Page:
This scroll painting or tangka depicts the six-armed Mahakala (phonetic Tibetan: Yeshe gonpo chak zhipa; transliterated Tibetan: Ye shes mgon po phyag bzhi pa) with Bodhisattvas and bird-headed deities. Mahakala is the great protector of Buddhist doctrines. He holds a sword and a chopper in his middle and lower-right arms, and a trident and skull cup in his middle and lower-left arms. A Chinese inscription on the lower edge of the tangka dates it to the equivalent of 1478. It is one of a number that show the continuing Tibetan and Nepalese influences on the Buddhist arts of China. This phenomenon had begun under the Mongol Yuan dynasty in the 13th century. This group of tangkas may be linked to the Tibetan Buddhist temple called ‘Temple of Great and Mighty Benevolence which Protects the Dynasty’. This was a centre of Tibetan Buddhist teaching in the north-west of Beijing.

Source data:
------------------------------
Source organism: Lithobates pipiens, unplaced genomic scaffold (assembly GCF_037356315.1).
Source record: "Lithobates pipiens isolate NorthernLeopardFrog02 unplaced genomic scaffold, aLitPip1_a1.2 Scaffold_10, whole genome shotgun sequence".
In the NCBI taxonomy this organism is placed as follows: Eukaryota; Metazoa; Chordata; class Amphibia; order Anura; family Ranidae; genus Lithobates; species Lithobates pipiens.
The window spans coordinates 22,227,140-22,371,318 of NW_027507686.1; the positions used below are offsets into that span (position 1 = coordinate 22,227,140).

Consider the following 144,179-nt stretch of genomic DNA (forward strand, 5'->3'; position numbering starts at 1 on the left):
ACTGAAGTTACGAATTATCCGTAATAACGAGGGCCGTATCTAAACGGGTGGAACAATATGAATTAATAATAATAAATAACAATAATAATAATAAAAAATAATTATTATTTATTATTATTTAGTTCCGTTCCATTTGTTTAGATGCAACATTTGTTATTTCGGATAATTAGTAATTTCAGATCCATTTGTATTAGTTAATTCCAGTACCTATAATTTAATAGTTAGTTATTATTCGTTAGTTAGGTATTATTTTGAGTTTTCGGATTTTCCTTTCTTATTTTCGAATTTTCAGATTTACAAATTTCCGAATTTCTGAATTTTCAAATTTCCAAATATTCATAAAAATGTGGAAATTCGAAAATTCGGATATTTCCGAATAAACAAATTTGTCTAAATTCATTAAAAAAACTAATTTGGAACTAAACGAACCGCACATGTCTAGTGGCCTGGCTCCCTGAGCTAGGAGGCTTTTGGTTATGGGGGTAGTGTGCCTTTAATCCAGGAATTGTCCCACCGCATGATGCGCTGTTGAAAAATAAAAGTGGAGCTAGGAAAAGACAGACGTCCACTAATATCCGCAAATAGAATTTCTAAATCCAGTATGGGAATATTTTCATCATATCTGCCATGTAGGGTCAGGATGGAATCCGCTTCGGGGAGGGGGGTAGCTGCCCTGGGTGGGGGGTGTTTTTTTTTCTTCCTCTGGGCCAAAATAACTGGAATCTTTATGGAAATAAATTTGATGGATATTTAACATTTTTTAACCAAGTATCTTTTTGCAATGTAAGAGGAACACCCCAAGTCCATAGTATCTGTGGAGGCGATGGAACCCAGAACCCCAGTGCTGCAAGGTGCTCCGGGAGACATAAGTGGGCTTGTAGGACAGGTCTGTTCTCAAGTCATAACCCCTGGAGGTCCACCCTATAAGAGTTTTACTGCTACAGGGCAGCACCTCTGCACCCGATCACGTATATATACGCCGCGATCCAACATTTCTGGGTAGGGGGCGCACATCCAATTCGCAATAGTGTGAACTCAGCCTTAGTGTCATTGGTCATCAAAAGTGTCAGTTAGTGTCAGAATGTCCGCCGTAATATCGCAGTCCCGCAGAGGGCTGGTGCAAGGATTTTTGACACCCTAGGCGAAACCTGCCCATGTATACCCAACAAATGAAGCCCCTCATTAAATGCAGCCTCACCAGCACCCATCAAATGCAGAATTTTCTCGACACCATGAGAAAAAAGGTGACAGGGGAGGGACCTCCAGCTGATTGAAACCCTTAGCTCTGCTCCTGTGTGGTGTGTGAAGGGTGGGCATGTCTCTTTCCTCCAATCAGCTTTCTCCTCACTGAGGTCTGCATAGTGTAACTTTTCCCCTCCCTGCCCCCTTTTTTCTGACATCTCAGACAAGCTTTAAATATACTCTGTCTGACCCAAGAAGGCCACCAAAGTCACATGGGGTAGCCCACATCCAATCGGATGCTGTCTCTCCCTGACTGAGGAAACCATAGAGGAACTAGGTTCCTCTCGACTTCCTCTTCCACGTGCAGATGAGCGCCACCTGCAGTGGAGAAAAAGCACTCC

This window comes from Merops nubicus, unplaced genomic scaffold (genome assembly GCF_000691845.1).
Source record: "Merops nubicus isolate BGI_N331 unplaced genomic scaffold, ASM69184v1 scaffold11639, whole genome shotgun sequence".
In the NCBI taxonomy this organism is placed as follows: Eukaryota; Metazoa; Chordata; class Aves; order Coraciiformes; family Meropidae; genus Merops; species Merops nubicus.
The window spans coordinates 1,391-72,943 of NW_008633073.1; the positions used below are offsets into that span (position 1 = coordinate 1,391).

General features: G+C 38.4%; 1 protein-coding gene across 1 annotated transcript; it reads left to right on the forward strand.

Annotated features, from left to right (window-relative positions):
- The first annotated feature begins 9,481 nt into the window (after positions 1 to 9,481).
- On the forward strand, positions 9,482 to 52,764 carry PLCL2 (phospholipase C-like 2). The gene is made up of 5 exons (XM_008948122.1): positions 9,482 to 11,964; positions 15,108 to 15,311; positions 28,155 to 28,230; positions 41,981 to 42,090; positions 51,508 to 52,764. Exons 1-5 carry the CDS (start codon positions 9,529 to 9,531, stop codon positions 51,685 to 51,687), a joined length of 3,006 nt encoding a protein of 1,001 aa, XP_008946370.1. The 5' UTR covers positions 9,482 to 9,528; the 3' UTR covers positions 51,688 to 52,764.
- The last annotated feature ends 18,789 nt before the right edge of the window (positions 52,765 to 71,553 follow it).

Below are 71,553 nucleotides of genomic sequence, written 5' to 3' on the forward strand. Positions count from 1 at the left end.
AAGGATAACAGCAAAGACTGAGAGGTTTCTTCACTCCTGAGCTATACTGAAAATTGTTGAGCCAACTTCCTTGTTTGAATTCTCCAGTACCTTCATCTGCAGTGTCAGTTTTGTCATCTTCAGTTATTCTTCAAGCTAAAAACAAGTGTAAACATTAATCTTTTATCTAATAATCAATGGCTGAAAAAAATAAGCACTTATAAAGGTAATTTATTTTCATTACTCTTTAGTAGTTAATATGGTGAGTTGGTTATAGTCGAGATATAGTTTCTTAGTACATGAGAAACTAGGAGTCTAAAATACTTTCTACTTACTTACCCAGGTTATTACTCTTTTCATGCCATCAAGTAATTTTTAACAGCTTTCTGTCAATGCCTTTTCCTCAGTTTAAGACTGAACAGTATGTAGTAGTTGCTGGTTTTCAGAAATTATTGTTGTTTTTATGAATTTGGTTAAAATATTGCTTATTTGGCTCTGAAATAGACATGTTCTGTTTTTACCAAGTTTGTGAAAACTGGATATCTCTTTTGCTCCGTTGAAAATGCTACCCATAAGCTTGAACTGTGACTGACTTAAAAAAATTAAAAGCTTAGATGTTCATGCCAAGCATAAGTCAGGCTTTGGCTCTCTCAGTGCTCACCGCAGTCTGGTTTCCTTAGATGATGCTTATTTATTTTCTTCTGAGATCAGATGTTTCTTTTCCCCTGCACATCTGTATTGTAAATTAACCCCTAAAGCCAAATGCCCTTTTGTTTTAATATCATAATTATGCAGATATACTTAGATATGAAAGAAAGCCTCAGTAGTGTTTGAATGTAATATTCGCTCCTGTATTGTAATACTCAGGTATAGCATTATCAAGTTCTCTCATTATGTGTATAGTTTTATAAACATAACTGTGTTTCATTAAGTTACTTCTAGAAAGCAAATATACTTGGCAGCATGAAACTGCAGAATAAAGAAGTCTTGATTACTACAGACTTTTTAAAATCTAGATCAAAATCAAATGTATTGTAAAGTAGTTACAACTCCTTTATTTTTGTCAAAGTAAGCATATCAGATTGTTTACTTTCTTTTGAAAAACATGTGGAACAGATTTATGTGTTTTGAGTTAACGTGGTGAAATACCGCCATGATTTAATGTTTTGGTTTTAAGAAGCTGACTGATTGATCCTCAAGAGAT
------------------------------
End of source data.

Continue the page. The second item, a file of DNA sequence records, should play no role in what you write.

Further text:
Location: In Storage